The system of dog training described in this book is a new one….This system is humane and rational. It is also practical and efficient. Dog training differs essentially from dog breaking, both in method and spirit, and also in what may be accepted as the test of all systems, namely — the results attained.

The first paragraph of the first chapter gives a graphic description of the dog training methods common at the time this book was written:

Nearly all writers upon the subject of dog training appear to think that there is but one course to pursue: that all knowledge that is not beaten into a dog is worthless, for all practical purposes, and that the whip, check-cord and spike collar, with perhaps an occasional charge of shot or a vigorous dose of shoe leather, are absolutely necessarily in order to perfect his education.

Hammond’s methods were far different. His first lessons begin with the arrival of the puppy at six to eight weeks old and emphasize affection, praise, food rewards, and slow steps toward the final goal.

Gretchen, keeping an eye on the backyard.

I had a German Shorthaired Pointer at the time, though I didn’t hunt myself. Yet, I was able to teach her to make and hold a solid point and quarter a field using the methods in this book. I thought at the time, and I still think, that it is an excellent primer for someone who wants to develop a hunting dog and doesn’t live in the country or have access to birds all of the time.

In his Note to the Revised Edition, the author remarks on the number of grateful correspondents who have written with praise for his method of training by kindness. He says:

If it be true — if the public have found that they can train their dogs by kindness instead of “breaking” them by cruelty — then the object of the author has been attained, and the satisfaction that he feels in believing that through his efforts the condition of man’s best friend has been in some degree ameliorated is a sentiment that he cannot express in words.

There have been many books that were harbingers of a new era in their own fields, and Mr. Hammond may not be the only writer of his time who espoused kind treatment in the training of hunting dogs, but he is the one that marks the transition for me. I’m very glad I found Practical Dog Training, for just four dollars, all those years ago.


Posted in Books about animals, The books I keep | 1 Comment

What ever happened to St. Matthews?

Commemorative booklet 1909

Just over one hundered and two years ago, the community of St. Matthews Evangelical Lutheran church published a booklet commemorating their newly built church and its consecration on December 19, 1909. The church was located on the corner of 10th and Garfield streets in Milwaukee, Wisconsin. The pastor at that time was August C. Bendler.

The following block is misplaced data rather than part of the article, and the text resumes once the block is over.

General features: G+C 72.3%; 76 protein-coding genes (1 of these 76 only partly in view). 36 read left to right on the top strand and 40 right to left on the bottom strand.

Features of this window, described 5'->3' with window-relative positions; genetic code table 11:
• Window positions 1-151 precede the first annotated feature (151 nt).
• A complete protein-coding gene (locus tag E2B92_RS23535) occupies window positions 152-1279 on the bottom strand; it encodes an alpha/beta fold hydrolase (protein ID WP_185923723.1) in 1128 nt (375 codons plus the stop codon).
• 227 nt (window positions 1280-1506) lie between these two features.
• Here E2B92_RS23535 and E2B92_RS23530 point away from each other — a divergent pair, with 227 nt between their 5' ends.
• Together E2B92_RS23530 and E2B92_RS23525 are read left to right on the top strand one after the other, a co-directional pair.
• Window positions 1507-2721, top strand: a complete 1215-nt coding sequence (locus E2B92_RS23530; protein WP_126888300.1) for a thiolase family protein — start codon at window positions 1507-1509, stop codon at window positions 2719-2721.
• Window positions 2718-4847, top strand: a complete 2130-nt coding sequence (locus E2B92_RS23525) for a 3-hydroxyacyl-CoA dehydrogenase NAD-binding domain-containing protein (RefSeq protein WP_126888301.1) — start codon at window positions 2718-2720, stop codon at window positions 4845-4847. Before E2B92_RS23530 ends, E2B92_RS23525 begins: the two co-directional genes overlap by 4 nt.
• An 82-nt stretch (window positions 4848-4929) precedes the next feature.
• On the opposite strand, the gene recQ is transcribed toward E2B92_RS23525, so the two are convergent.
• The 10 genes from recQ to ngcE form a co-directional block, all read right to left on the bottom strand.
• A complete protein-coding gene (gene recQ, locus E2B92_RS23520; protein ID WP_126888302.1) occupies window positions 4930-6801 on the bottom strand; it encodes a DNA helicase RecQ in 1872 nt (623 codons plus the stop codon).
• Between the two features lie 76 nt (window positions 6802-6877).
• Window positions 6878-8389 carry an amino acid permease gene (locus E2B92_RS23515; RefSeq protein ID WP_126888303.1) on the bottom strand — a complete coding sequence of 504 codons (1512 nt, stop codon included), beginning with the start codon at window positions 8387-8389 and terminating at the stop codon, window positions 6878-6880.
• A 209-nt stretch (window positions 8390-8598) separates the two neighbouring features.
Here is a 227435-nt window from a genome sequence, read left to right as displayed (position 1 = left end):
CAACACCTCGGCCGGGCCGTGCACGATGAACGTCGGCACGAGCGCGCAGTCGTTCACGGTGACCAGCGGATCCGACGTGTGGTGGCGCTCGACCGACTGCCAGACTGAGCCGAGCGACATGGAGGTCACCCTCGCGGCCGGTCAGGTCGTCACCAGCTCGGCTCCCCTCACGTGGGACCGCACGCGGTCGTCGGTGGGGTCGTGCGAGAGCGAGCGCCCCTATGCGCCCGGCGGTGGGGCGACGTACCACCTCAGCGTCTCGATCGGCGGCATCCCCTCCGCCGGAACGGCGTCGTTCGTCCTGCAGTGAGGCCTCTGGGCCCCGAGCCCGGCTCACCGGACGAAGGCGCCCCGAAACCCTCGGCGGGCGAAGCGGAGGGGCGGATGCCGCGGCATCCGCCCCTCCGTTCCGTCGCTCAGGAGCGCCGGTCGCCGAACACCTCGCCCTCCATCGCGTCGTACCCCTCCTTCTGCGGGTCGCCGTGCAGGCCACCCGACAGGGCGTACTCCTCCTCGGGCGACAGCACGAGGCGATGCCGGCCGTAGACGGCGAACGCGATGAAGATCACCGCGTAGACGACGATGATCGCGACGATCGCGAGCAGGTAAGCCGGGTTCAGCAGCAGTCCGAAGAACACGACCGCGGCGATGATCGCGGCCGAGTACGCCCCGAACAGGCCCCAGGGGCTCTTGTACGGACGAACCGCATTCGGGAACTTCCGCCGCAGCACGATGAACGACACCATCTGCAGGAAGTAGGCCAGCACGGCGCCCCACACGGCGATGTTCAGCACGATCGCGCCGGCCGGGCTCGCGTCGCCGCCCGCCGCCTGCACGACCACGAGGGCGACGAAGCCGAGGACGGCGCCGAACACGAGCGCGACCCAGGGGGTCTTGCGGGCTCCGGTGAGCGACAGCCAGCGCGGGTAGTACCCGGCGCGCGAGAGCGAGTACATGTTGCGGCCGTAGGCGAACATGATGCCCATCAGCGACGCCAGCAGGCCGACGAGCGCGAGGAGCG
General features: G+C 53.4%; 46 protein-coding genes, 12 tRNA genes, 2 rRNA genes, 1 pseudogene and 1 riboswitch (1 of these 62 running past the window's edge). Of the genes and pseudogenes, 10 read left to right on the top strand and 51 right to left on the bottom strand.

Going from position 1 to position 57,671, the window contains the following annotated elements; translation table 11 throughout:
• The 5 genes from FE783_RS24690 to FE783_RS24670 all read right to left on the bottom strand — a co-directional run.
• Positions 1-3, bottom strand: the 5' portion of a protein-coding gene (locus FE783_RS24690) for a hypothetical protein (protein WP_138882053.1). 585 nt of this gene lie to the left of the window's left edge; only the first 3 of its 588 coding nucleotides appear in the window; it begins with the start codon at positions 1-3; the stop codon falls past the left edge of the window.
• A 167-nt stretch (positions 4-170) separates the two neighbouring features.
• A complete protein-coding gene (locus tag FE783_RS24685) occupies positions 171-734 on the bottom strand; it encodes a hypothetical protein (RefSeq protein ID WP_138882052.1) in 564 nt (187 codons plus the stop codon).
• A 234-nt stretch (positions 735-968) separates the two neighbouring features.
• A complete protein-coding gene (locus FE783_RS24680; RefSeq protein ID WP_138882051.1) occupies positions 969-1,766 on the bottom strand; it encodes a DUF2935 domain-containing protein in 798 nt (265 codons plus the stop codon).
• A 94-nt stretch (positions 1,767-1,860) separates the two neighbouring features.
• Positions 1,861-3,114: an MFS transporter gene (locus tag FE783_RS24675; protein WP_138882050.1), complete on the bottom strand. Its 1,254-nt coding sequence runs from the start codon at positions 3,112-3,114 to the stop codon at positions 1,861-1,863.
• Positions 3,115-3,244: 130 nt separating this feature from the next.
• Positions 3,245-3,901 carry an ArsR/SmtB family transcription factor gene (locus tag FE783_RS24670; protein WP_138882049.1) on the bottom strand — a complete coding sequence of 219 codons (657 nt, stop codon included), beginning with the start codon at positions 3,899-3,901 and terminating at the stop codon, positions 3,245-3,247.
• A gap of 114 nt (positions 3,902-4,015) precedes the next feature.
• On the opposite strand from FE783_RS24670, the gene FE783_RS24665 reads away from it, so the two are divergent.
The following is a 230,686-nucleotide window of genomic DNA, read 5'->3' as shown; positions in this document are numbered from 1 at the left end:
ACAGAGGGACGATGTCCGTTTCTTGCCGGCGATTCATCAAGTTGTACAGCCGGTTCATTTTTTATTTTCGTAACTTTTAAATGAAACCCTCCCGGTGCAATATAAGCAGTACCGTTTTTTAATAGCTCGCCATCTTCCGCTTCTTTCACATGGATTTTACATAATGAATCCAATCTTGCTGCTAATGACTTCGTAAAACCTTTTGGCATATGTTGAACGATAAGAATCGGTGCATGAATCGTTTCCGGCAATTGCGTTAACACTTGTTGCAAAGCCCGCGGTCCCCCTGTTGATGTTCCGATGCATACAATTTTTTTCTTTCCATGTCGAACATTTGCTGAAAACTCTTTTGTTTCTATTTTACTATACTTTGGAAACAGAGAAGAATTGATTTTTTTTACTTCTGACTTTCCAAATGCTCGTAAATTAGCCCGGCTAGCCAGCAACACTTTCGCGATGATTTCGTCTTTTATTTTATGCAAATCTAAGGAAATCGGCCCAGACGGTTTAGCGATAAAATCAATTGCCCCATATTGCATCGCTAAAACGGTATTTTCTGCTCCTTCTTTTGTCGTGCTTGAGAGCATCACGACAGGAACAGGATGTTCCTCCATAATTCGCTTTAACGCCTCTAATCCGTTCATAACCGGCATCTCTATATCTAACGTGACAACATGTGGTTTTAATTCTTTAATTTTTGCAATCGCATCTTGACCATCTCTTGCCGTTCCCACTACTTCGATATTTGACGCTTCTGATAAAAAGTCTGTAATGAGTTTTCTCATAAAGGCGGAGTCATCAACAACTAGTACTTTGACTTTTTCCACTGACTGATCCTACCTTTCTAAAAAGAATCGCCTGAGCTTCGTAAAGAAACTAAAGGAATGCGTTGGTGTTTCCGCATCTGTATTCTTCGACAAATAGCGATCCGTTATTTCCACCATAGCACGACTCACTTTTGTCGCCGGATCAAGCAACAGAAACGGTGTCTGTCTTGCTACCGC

The booklet provides a brief history of the congregation’s buildings and members from the beginning through 1909.

The first picture of a building, dated 1865, depicts the small Erstes Gotteshaus (first church — the entire booklet is written in German). It was situated between 10th and 11th Streets on Beaubien Street, which was renamed Garfield shortly after that president’s assassination in 1881.

First building, 1865

A second picture, dated 1870, shows a larger, two story structure with the church above and a schoolroom underneath.

Second building, 1870

Another photograph, dated 1875, shows an even more classically church-like building complete with a handsome steeple and rectory behind the church.

Third building, 1875

Finally there is a photograph from 1909, showing the subject of the booklet, the new church, with a tall clock steeple and bell tower. A pencilled notation on the photograph points out a water tower “200 ft high” in the distance behind the church.

The subject of the commemorative pamphlet, 1909

I don’t know if any more church buildings were erected on that lot, but the congregation survived there for almost another fifty years. A Milwaukee Sentinal article, dated September 6, 1958, documents the closing of the church and its move west to North 84th and West Melvina Streets. According to the article, the Rev. Arthur Halboth succeeded his father-in-law, August Bendler as pastor in 1929 and cared for the congregation there for another three decades. (Bendler was pastor when the 1909 church was built).

St Phillip’s Lutheran church took over the 10th and Garfield property in 1958 and opened a church and school, which it maintained until that congregation moved again in 1965.

There is a St. Mathews Evangelical Lutheran Church in Wauwatosa, but it does not appear to be a descendent of the original St. Matthäus-kirche because the Wauwatosa church was founded in 1920, at which time the Milwaukee congregation was still going strong.

And apparently they still are, according to their facebook page, which gives the current address of St. Matthew Evangelical Lutheran Church & School as 8444 W Melvina St, Milwaukee, WI 53222. Their current building has eschewed the skyscraping spire for a more modern, low-profile building, but a school is still part of the proposition.

The current church

View Larger Map

I wonder if the founding members, almost 150 years ago, could ever envision the progress and travels of their church, as it grew and moved across the city. In 1909, the community created a booklet to commemorate their history and progress. Today, it’s recorded in facebook and Google.

Women's Society, 1879

We’ve come a long way, grandma!

Posted in Books in German, Genealogy, Milwaukee history | 3 Comments